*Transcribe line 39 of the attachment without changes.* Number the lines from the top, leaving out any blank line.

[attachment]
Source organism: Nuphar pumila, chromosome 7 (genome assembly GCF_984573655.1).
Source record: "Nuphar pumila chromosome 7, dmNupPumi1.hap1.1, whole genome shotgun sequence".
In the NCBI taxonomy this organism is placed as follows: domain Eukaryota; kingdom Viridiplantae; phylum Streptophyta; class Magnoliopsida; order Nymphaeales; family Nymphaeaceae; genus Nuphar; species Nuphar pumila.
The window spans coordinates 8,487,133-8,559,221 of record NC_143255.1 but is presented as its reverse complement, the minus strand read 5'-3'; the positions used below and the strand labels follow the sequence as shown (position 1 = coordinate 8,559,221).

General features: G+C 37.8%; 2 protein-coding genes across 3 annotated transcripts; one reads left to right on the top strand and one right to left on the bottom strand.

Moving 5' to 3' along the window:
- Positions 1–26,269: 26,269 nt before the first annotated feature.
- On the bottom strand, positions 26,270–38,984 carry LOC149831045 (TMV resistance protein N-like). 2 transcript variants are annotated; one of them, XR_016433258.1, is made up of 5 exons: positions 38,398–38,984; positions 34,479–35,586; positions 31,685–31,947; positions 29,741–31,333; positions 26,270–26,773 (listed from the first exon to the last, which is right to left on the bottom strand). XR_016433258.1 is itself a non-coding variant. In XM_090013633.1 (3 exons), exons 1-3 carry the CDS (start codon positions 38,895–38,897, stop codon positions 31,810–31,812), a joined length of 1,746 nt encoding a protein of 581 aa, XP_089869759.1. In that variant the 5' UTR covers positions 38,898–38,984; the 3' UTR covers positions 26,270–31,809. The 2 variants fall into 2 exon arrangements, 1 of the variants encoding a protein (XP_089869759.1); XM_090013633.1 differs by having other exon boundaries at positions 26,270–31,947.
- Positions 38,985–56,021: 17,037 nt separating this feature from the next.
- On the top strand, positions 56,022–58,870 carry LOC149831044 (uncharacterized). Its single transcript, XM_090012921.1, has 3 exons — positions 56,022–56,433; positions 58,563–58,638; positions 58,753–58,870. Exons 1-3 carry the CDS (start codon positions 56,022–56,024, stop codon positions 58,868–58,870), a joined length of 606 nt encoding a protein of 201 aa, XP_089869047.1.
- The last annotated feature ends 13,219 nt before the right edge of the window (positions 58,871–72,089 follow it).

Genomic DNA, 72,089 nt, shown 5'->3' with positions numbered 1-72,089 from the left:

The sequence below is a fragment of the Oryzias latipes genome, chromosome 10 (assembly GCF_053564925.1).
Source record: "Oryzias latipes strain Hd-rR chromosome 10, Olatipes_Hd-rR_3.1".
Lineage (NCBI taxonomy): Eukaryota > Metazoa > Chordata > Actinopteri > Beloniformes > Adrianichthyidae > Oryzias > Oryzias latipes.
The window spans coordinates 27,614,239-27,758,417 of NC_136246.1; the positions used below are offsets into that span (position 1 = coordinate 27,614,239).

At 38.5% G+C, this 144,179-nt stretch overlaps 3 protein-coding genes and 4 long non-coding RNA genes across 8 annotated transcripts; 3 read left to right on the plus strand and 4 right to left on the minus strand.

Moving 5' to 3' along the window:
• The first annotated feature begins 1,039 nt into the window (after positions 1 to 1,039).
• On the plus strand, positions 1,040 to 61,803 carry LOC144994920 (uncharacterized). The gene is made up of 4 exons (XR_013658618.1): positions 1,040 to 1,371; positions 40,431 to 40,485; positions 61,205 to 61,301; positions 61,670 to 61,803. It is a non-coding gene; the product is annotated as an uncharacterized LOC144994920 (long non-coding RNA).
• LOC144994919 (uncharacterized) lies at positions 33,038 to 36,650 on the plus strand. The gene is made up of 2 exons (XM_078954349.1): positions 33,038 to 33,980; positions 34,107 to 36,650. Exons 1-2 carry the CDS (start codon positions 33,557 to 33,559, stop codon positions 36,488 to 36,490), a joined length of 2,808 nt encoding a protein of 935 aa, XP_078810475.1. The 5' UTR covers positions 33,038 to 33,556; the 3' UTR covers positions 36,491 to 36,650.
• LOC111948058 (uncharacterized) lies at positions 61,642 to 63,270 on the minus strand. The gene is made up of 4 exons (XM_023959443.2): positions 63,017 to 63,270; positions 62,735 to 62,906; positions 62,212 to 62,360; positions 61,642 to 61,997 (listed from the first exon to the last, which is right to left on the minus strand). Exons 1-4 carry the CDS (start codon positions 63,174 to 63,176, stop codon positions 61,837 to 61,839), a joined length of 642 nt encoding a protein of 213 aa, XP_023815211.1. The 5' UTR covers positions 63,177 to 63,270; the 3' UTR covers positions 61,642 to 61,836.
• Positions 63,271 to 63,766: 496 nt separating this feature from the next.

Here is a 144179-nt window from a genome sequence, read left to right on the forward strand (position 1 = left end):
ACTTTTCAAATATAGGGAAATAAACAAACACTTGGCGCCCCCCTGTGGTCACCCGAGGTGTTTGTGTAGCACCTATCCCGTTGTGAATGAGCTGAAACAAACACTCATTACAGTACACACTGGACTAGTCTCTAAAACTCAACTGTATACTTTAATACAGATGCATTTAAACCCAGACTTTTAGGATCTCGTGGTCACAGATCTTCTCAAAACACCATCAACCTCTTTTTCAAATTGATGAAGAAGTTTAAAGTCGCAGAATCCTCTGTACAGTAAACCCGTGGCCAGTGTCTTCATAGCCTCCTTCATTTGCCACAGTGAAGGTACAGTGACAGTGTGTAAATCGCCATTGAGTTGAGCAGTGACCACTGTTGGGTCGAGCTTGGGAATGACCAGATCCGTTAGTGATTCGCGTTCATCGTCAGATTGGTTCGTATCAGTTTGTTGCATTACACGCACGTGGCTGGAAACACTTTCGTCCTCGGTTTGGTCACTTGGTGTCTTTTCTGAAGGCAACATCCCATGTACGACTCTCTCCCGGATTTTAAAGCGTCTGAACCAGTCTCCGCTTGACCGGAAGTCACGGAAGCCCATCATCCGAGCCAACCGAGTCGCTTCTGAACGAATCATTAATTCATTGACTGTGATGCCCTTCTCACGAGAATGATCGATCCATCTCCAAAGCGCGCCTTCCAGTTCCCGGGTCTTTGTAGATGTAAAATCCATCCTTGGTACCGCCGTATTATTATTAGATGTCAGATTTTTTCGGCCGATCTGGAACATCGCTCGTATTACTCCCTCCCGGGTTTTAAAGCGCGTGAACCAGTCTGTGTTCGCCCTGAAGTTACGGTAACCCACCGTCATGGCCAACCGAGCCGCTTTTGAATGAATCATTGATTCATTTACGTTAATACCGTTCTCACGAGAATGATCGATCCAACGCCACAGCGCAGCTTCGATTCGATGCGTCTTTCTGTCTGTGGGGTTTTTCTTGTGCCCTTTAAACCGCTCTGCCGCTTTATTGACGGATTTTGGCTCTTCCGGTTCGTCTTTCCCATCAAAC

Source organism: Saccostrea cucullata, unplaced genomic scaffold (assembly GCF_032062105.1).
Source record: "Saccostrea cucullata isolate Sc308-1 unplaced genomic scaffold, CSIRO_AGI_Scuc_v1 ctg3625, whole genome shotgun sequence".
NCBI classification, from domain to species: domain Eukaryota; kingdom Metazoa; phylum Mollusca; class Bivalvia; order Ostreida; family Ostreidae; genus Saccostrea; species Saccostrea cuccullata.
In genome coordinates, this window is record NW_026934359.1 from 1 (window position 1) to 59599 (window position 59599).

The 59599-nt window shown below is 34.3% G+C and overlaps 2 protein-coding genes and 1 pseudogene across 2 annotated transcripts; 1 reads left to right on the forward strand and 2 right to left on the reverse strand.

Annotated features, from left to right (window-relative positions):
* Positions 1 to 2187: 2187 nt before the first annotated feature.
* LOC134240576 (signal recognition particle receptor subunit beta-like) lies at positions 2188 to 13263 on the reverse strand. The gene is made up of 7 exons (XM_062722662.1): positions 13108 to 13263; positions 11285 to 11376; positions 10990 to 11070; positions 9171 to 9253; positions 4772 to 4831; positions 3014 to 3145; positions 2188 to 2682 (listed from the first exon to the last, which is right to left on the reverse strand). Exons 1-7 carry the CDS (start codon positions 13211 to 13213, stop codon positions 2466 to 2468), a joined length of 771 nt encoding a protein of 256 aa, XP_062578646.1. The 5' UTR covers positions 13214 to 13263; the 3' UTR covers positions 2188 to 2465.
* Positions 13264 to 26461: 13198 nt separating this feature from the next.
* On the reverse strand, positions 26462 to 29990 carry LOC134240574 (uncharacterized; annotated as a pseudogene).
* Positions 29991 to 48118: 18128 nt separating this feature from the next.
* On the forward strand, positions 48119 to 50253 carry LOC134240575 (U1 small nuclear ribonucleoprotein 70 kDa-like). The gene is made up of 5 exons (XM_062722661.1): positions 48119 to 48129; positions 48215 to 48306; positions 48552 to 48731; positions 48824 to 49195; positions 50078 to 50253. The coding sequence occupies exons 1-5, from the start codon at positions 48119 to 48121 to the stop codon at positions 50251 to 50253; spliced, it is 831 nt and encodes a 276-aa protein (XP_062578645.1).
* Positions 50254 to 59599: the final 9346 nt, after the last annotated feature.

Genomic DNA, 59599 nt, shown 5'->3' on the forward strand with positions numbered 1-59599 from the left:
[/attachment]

Genomic DNA, 59599 nt, shown 5'->3' on the forward strand with positions numbered 1-59599 from the left: